sailor_steve:  Sterling, despite the debt problems of both government and individuals, is perceived as a safe haven.  Of course if the UK votes itself out both of the EU & EEA then this status would dissolve overnight and sterling would sink like a stone.

dacorum: sailor_steve If we left the EU and faced retaliation, the EU would be cutting off their nose to slight their face.  Why? Because leaving the EU would be a massive vote of no confidence in "the project" that will shake the EU to its foundations and the EU could not therefore afford to lose what would be their biggest export market outside the EU by blocking our exports to the EU.  If we left the EU, it would be the Euro that will lose confidence, not sterling.  

michaelindeutschland: great comment jimmy - somebody has to attempt to raise their standard of living in order to be able to buy from markets with a lower standard of living, which would over time raise their standard of living. ( the quality of life is a different debate ) every central Bank seems to be haring from the blocks in a race to the bottom - especially Draghi who seems hell bent on reducing wages right across the Eurozone. There are some here in Germany - the Altenative für Deutschland, who are willing to take a real, but quantified risk and revert to our own currency. we believe this will give us greater spending power, incentivise our industry to offer higher quality products ( which have by definition a higher profit margin ) so further enhancing our standard of living, and give us a chance to help pull our near neighbors up with us. as for quality of life - the southern europeans had a much higher quality of life than we - weather, food, strong families ties etc., until the euro decimated this. balance and self correcting compensation mechanisms ( it´s late, and I am a little tired to flesh that statement out - but hopefully some may find a germ of a concept in there )…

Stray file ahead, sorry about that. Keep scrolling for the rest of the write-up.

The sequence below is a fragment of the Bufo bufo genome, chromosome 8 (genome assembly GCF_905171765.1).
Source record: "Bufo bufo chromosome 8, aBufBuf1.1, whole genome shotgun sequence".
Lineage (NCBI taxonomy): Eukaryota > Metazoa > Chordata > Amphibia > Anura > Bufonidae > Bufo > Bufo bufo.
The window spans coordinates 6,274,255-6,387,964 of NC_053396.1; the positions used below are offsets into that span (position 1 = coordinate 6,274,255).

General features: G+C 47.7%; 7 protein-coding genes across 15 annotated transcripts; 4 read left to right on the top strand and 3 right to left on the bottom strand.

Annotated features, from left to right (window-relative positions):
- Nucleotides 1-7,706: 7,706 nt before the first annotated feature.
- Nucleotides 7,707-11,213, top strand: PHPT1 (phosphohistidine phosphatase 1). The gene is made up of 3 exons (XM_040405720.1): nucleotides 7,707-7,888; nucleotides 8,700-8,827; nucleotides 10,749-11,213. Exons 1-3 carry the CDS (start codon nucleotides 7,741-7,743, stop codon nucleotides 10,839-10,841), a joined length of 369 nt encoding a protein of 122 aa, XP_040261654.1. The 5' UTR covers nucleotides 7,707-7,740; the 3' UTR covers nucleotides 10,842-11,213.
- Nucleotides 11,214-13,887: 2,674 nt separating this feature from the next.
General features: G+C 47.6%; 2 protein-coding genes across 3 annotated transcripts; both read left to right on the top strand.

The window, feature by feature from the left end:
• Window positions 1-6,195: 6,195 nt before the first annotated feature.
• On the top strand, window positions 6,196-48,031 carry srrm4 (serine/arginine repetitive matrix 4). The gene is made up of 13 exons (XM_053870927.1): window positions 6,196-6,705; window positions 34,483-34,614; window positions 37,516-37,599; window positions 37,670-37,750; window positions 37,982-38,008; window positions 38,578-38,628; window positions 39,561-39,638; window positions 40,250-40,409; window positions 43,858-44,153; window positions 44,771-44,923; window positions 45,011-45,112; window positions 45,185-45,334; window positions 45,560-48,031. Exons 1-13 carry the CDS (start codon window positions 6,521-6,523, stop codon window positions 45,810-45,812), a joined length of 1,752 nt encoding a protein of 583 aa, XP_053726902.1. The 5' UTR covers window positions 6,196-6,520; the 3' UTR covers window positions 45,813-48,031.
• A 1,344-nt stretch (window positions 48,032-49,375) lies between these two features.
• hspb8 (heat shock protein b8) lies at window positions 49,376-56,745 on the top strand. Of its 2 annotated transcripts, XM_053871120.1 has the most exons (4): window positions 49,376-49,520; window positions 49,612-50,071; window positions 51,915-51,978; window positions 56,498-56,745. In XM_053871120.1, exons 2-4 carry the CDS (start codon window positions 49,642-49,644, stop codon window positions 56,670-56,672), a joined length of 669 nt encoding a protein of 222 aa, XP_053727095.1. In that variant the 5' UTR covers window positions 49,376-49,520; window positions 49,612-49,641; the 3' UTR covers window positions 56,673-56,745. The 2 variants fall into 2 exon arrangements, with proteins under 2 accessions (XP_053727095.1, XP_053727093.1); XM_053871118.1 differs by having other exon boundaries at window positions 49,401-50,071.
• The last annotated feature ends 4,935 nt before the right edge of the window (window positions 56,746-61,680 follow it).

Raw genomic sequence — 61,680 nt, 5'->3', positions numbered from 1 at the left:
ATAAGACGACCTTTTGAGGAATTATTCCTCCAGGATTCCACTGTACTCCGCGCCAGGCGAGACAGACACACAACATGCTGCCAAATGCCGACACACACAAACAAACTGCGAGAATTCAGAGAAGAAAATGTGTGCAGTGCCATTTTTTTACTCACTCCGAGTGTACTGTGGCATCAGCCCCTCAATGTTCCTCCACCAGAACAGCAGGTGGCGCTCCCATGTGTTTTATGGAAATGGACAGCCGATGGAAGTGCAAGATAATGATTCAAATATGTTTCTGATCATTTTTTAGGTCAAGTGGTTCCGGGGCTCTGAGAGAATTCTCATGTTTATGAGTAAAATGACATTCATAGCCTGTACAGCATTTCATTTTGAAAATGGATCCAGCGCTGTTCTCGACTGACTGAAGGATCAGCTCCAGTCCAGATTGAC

albatross: The Weimar Republic was another fine example of financial mismanagement founded on debasement of the currency

suburban_john: Strange that we are coming to accept QE as as both necessary and almost normal. Yet it remains a Great Experiment, born of necessity and continued for fear of the alternatives. But you can't print money on this scale without major consequences; eventually the chickens will come home to roost.

Neil Wilson: Good job that isn't happening then. QE is an asset swap. A liquidity upgrade. All it really does is remove an amount of interest income from the private sector and forces them to fight over what income remains.

TheBoggart:  What is does is take money from those who are economically weakest - pensioners and those living on a fixed income - so that people who've taken out large mortgages on property they couldn't really afford have a more comfortable ride.